Dr Ian Lamond
Ian is an events researcher examining the conceptual foundations of event studies. His research interests intersect cultural studies; sociology; political/social theory, and anthropology. His work encompasses events of dissent; creativity and protest; events marking the end of life, and events of the 'other'.
Ian's work is driven by his fascination with the history of ideas. He is particularly inspired by the works of Plato and the pre-Socratic philosophers; Spinoza and Leibniz; Ludwig Wittgenstein; Paul Ricoeur; Michel Foucault; Giles Deleuze, Alain Badiou; Bruno Latour and Pierre Rosanvallon.
Through his work and activism, Ian seeks to be politically and culturally engaged in debates that critically confront frames of reference associated with dominant models and theorisations of events and events studies. In doing so he seeks to ground the field of events research in a way that challenges a purely economic appropriation of events.
- Professional practice (Undergraduate and Masters)
- Undergraduate research project (Dissertation)
- Research methods
- Creativity and innovation in events
- Contemporary issues in events (Masters)
Ian's interests are very cross-disciplinary, drawing on areas as diverse as anthropology, cultural sociology and urban studies. Much of his work adopts a post-disciplinary approach that focuses on the complexity of event/event context relationships.
Ian has been instrumental in the development of an approach to event studies that has become known as Critical Event Studies. His theoretical work, as well as in-the-field studies, has been used by numerous universities to establish core modules in critical perspectives on events. He is also an active collaborator international, with active research relationships established with colleagues in universities across Europe and in the Global South - primarily Brazil.
Ask Me About
Lamond I (2018) Conceptualising events of dissent: Understanding the Lava Jato rally in Sao Paulo - 5th December 2016. In: Finkel R; Sharp B; Sweeny M ed. Accessibility, Inclusion, and Diversity in Critical Event Studies. Routledge, pp. 150-164.
Lamond I (2017) John Locke: Recreation, Morality and Paternalism in Leisure Policy. In: spracklen K; Lashua B; Sharpe E; Swain S ed. The Palgrave Handbook of Leisure Theory. London: Palgrave Macmillan, pp. 249-270.
Spracklen K; Lamond I (2016) Critical Event Studies. Abingdon: Routledge.
Lamond I (2015) Conceptualising 'Event'. In: PORESO 2015: Redefining the Boundaries of the ‘Event’, 9 June 2015, Leeds.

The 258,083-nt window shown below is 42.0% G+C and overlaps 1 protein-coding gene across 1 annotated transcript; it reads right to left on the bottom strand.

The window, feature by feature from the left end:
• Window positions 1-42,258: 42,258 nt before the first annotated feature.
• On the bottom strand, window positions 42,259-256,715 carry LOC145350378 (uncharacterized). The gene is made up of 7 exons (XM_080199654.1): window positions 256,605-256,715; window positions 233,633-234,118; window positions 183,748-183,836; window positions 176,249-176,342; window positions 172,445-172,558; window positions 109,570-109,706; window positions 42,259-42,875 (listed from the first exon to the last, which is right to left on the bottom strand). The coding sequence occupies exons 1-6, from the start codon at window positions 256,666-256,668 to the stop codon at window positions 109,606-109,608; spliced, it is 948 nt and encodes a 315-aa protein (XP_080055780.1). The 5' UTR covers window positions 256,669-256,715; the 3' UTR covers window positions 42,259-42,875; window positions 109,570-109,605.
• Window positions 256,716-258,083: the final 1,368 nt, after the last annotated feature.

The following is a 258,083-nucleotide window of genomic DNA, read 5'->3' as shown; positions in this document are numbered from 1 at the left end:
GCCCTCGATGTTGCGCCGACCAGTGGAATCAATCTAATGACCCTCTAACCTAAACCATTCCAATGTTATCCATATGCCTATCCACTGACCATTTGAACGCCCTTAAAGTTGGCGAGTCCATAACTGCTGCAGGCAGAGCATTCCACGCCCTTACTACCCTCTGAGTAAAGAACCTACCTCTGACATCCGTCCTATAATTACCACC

Lamond I (2013) Sabatier’s advocacy coalition framework: Confronting the perceived paradox of the academic activist. In: 5th International Critical Tourism Conference, Sarajevo, Bosnia Herzegovina.
Lamond I; Spracklen K (2013) The construction of contested public spheres: discourses of protest and identity in a British campaigning organisation. In: Protests as Events/ Events as Protests Symposium, Leeds, UK.
Lamond I (2013) The emergence of the arts as an object for governance: A case of the Labour Party manifesto of 1966. In: Culture, Social Capital and Politics Conference, Aarhus, Denmark.
Lamond I (2012) The construction of culture as an object of governance in the manifestos of the Conservative, Labour and Liberal/Liberal Democrat Manifestos of 1966 and 2010. In: International Political Studies Conference: Political Communication, Brno, Czech Republic.
Lamond I (2012) What is Cultural Policy? This time it's personal. In: 7th International Conference of Cultural Policy Studies Research, Barcelona, Spain.
Lamond IR; Solano E; Blotta V (2020) Leisure activism and engaged ethnography: heterogeneous voices and the urban palimpsest. Leisure Studies
Lamond I (2019) Disruptive and adaptive methods in activist tourism studies: Socio-spatial imaginaries of dissent. Tourism Geographies
Lamond I; Agar L (2019) Beyond the frame: Use of augmented screenings as a visual methodology in critical event studies. Events Management, 23 (2), pp. 269-278.
Lamond IR (2018) The challenge of articulating human rights at an LGBT ‘mega-event’: a personal reflection on Sao Paulo Pride 2017. Leisure Studies, 37 (1), pp. 36-48.
Font X; Elgammal I; Lamond I (2016) Greenhushing: the deliberate under communicating of sustainability practices by tourism businesses. Journal of Sustainable Tourism
Lamond I (2012) Elections as point of discursive contestation: using a critical approach to the analysis of discourse as a source of empirical data for cultural policy studies. Critical Approaches to Discourse Analysis Across Disciplines (CADAAD), 5 (2), pp. 39-53.